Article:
I think it is definitely the emotion. Okay maybe a beach at sunset is a landscape - and therefore incapable of feeling emotion - but it will probably induce a nice emotional response in the viewer, who could be remembering honeymoon/holiday/childhood. And for every person that is seeing a similar shot for the thousandth time, there is someone (maybe) who is seeing it for the first.
That said, I think the power to produce an emotional response depends on the skill of the photographer and not just the subject matter. Take the quote by Anton Chekhov: “Don’t tell me the moon is shining; show me the glint of light on broken glass.” Any writer could say the moon is out, but skill is required to really make the reader feel it. And readers can tell, I think, when the writing works.
I believe the same applies to photography in that the viewer will inherently recognise superior skill - but only to a certain degree. Some people will still read E.L. James.

Anonymous said...

I like a photo that produces an emotion in me...many of yours do that for me...but a father daughter photo that's the best :) this one is PERFECT!!!

hope said...

That photo sums up the best part of being a kid...knowing your Dad loves you. And it shows.

So my tastes may not always measure up to your professional eye, you have the ol' "a picture is worth a 1,000 words" down to a beautiful art. And I'm glad you share.

Pat said...

Give me your photo any day of the week.
The video I find a bit yucky.

Guyana-Gyal said...

Your photo with Meg is just perfect!

I think the *likes* you get for your photos with Meg says a lot about us today, how hungry we are for love, for positive things in our life today.

We turn on the news, what do we see / hear? And all the media gurus, what do they talk about? Politics, anger, hate, war.

Yayyyy for beautiful Meg and her father.

Anonymous said...

Now I relate to that! And the perfect mistakes.
I love your father daughter photograph.

Mage said...

Ah, love that's what shows.

Thanks to Pat, I've found you and will come back often. :)

Kim Ayres said...

Kateri Von Steal - thank you :)

Mapstew - I've seen an awful lot of bands that were fantastic live, but their recorded material, while technically perfect, lacks the soul.

Aoife - wonderful analogy :)

Theanne - thank you :)

Hope - they say a picture is worth a thousand words, but so many are barely worth half a dozen... ;)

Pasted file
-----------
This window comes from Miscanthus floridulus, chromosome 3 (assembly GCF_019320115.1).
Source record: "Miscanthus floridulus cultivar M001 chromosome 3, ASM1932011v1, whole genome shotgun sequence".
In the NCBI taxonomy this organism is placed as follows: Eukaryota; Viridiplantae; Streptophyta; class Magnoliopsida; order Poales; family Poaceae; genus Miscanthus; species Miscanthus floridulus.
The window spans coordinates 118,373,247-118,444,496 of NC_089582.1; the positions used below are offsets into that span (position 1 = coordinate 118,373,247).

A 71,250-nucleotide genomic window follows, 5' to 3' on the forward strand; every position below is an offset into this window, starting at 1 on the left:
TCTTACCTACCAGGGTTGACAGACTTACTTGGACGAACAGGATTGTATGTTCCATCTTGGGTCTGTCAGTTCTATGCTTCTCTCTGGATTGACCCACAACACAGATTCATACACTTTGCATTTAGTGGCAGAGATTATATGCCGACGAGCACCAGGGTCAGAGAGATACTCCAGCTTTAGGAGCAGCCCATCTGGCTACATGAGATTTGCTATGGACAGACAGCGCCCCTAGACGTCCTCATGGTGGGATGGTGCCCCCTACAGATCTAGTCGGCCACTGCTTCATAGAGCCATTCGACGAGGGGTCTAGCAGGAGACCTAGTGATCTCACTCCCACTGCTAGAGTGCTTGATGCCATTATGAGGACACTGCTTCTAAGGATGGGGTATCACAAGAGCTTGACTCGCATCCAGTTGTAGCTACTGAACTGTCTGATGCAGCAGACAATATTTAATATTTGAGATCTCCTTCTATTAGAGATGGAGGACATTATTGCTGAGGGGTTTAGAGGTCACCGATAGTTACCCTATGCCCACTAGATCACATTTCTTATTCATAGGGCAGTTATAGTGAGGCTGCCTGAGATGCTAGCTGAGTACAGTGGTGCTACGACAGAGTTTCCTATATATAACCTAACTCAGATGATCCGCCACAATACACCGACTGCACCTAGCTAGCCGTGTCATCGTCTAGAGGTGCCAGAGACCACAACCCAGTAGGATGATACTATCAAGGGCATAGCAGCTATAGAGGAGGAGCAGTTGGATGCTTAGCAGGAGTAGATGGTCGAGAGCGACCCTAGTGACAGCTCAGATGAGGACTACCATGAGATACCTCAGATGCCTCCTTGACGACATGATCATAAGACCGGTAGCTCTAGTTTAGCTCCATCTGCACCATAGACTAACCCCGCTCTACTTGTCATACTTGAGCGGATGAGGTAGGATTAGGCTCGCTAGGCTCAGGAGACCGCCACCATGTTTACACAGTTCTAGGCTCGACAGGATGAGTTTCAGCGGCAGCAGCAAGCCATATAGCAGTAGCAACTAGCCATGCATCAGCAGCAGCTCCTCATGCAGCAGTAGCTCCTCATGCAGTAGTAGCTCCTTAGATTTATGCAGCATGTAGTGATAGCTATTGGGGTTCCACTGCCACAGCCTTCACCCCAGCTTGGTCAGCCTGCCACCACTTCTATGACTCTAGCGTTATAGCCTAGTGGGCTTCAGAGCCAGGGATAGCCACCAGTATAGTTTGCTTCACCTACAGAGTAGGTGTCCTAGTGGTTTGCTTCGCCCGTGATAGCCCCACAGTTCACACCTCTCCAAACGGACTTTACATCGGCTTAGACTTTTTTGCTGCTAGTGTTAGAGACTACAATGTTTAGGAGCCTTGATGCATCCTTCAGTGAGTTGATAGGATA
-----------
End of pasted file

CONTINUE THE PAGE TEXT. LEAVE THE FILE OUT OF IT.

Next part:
Pat - are you more of a dog than a cat person?

Guyana-Gyal - thank you :)

Allen - thank you :)

Mage - welcome to my ramblings, and thank you for taking the time to comment :)

Claire Tilley said...

Don't you find though that when people read your blog they feel a connection with you and the things you talk about. The picture of the Mad Hatter a few posts later is wonderful but it doesn't say something about you. The picture of you and Meg tells us something about you and your relationship with your daughter. That's what people want. People want to know about you because your life seems interesting to you and a father/daughter photo will evoke the awww factor. It touches peoples hearts because it makes them feel closer to you and your family. Sad really because it's like Guayana Gal said, people are starved for warm fuzzy emotion. Thank you for letting us have a small glimpse into your life. I like your photographs but each one for a different reason. Of course family connections will always get more response... because it lets us know more about you as a person not just as an artist. Please don't photograph trees solitary of otherwise... your art is different but wonderful.

Kim Ayres said...

Claire - I know people prefer the personal connection - I just needed to write this to remind myself... :)

Sayre said...

Meg has always been my favorite subject of your photos. That does not detract from your artistry, as the pictures you take using your knowledge of light and shadow, posing and technical things are truly stunning. I always say to myself after seeing them that if I were ever to need my picture taken for official, famous business, I want Kim to do it. You bring something out in each of your subjects, but in Meg, all we see is love.